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The universe is expanding, pushing the galaxies inside it apart like raisins in rising bread dough. This indicates that one day, in the far future, those who live in our galaxy will not be able to spot any other galaxies visible in the night sky. That doesn't imply galaxies in close proximity don't interact. The Andromeda and Milky Way galaxies interact gravitationally with one other, just as Earth's gravity would tug on a nearby asteroid, setting it on a collision course with our planet. Because of this, the two galaxies are now approaching each other at a speed of around 37 miles per second. Does this mean the two galaxies will crash into each other? What will become of mankind if this happens? In this video, we delve into scientists' shocking revelation that the Andromeda galaxy is already crashing into our own galaxy!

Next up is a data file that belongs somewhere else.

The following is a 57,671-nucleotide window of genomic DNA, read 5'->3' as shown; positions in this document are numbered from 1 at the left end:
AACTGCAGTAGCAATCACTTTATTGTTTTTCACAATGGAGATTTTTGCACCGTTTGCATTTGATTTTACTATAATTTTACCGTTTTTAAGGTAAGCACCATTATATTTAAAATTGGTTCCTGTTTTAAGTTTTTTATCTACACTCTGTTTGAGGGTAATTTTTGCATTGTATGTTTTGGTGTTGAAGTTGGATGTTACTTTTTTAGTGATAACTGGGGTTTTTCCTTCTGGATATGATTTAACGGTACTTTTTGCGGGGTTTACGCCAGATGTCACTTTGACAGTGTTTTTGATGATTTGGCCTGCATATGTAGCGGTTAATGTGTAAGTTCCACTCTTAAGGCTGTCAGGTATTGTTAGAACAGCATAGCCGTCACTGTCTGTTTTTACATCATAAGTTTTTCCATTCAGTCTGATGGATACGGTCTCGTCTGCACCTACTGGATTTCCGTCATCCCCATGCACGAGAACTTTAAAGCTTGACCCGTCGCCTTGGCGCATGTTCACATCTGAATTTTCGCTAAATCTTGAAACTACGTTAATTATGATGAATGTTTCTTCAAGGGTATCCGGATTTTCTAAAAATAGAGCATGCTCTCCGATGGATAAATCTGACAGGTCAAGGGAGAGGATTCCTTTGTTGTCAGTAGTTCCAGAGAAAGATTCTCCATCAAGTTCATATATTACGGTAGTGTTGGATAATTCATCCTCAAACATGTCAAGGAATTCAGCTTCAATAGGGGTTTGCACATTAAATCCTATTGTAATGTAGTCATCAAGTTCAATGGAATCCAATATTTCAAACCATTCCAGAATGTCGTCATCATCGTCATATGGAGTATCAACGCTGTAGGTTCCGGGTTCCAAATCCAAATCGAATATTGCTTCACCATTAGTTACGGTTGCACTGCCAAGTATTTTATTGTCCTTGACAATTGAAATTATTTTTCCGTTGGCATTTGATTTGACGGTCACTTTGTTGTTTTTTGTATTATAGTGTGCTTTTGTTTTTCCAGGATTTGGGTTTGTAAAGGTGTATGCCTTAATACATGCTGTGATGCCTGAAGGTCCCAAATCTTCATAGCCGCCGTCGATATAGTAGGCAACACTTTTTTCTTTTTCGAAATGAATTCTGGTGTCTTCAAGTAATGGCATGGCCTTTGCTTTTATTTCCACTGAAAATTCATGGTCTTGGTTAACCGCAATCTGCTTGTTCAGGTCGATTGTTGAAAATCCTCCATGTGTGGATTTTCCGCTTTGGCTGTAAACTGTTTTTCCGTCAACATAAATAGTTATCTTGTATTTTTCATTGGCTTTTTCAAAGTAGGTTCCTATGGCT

If you look up into the northern night sky between Cassiopeia’s “W” asterism and the Great Square of Pegasus, you will find the constellation Andromeda. The star pattern was dubbed after the Greek hero Perseus' wife, the fabled princess Andromeda. The constellation was initially catalogued in the second century by the Greek astronomer Ptolemy, and it is also known as Chained Maiden, Persea, or Cepheis. The Andromeda constellation is also home to various other deep sky objects. Andromeda is positioned outside the galactic plane and does not include any Milky Way clusters or nebulae; however, it does contain other observable galaxies. The most well-known of these galaxies is, of course, the Andromeda Galaxy, which gets its name from the large constellation. It is one of the most well-known objects in the sky visible with the naked eye. Our closest neighboring galaxy is also known as Messier 31 or M31. The name was inspired by Charles Messier, a French astronomer who catalogued the massive galaxy.